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Arquivos de Neuro-Psiquiatria

Print version ISSN 0004-282XOn-line version ISSN 1678-4227

Arq. Neuro-Psiquiatr. vol.62 no.2b São Paulo June 2004

http://dx.doi.org/10.1590/S0004-282X2004000300030 

Isolated superficial peroneal nerve lesion in pure neural leprosy: case report

 

Acometimento isolado do nervo peroneiro superficial na lepra neurítica pura: relato de caso

 

 

Marcos R.G. de FreitasI; Osvaldo J.M. NascimentoI; Marcela R. de FreitasII; Myrian D. HahnIII

Neuromuscular Disease Unit, Department of Neurology, Universidade Federal Fluminense (UFF), Niterói RJ, Brazil
IFull Professor
IIInternist
IIIAssociate Professor

 

 


ABSTRACT

Patients with leprosy may have only nerve involvement without skin changes. These cases are known as pure neural leprosy and can be seen in 10% of leprosy patients. Most patients have mononeuritic or multiple mononeuritic neuropathy patterns. The isolated lesion of the superficial peroneal nerve is uncommonly seen. We report a patient with involvement of this nerve in which there was no thickening of superficial nerves. The performed nerve biopsy showed inflammatory infiltration, loss of fibers and presence of Mycobacterium leprae. We believe that in prevalent leprosy countries we should take in mind the possibility of isolated pure neural leprosy in some patients without skin lesion. In these cases the diagnosis of leprosy is impossible on clinical grounds and nerve biopsy is mandatory.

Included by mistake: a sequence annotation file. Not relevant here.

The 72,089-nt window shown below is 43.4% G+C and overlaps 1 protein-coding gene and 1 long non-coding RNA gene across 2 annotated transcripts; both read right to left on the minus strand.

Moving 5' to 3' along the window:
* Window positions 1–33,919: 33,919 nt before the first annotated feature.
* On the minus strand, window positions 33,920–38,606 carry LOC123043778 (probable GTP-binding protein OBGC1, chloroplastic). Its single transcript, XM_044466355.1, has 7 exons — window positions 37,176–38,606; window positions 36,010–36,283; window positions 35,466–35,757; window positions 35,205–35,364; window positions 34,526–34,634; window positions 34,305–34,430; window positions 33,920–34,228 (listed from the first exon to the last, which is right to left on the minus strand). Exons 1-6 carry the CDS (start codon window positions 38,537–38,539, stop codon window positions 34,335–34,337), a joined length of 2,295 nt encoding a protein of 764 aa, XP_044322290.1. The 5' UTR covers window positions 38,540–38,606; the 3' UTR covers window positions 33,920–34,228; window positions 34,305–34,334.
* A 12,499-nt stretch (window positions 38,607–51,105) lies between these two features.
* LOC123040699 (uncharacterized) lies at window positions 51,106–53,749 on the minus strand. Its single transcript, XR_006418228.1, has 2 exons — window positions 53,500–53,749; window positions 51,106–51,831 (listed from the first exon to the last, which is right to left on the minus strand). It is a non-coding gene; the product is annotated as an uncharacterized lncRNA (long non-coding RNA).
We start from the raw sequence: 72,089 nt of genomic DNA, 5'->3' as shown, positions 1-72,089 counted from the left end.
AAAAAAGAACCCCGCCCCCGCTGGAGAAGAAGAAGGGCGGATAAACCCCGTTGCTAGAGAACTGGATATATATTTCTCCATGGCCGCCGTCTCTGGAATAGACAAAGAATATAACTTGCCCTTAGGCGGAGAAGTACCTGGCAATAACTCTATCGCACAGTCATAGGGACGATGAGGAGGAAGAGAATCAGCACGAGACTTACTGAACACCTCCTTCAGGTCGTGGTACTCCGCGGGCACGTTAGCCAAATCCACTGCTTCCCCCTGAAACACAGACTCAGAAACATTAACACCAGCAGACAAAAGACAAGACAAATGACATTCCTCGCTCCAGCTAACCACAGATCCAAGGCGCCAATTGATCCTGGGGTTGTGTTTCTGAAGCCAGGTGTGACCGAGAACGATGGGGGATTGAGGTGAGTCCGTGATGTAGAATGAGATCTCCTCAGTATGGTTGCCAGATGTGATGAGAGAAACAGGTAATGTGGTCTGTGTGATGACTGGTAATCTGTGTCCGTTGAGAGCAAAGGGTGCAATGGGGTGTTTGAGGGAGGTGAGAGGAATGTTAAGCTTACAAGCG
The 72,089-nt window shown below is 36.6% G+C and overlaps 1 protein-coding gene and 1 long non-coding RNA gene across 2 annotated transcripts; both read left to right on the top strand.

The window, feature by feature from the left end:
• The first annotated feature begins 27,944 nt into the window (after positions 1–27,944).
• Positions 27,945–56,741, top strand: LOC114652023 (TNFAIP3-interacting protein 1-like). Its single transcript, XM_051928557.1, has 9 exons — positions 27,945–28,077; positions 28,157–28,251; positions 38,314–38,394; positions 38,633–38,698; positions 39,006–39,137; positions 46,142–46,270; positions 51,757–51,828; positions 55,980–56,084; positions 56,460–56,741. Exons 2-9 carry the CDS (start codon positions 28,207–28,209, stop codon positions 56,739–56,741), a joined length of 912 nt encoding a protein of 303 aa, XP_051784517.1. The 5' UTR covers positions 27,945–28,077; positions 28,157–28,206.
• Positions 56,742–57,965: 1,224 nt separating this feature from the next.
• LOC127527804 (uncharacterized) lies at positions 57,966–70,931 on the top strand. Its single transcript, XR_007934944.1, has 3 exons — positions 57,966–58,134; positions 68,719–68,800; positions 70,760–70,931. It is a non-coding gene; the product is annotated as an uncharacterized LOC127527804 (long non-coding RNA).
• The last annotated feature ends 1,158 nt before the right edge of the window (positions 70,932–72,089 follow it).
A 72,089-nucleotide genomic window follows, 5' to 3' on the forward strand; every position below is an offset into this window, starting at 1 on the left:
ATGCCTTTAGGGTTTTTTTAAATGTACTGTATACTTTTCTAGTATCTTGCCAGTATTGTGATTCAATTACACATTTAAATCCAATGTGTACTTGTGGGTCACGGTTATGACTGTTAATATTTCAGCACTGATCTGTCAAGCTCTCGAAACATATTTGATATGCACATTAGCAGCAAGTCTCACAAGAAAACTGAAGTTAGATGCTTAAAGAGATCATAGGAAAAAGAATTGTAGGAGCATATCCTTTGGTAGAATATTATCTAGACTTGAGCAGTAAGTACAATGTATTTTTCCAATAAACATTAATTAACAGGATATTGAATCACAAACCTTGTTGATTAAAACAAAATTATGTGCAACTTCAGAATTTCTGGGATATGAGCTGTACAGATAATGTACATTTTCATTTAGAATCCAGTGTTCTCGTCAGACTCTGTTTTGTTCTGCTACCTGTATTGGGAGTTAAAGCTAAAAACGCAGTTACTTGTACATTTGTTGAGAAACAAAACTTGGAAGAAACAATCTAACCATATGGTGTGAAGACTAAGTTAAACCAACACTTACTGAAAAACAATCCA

Key words: leprosy, hanseniasis, superficial peroneal nerve, nerve biopsy, pure neural leprosy.


RESUMO

Em alguns casos de lepra podemos encontrar acometimento de nervos periféricos sem manifestações cutâneas. É a denominada lepra neurítica pura que pode ocorrer em até 10% dos casos desta doença. Na maioria das vezes predominam quadros de mononeuropatia ou mononeuropatia múltipla. O acometimento isolado do nervo peroneiro superficial tem sido pouco relatado. Referimos a uma paciente com acometimento isolado deste nervo sem hipertrofia de troncos nervosos. A biópsia realizada mostrou presença de infiltrado inflamatório, perda moderada de fibras e presença do Mycobacterium leprae. Acreditamos que, em países onde a lepra é endêmica, diante de acometimento isolado de nervos periféricos, deve-se pensar na possibilidade de se tratar da forma neurítica pura desta moléstia, mesmo em pacientes sem alterações dermatológicas. Nestes casos o diagnóstico só será possível com a realização de biópsia de nervo superficial.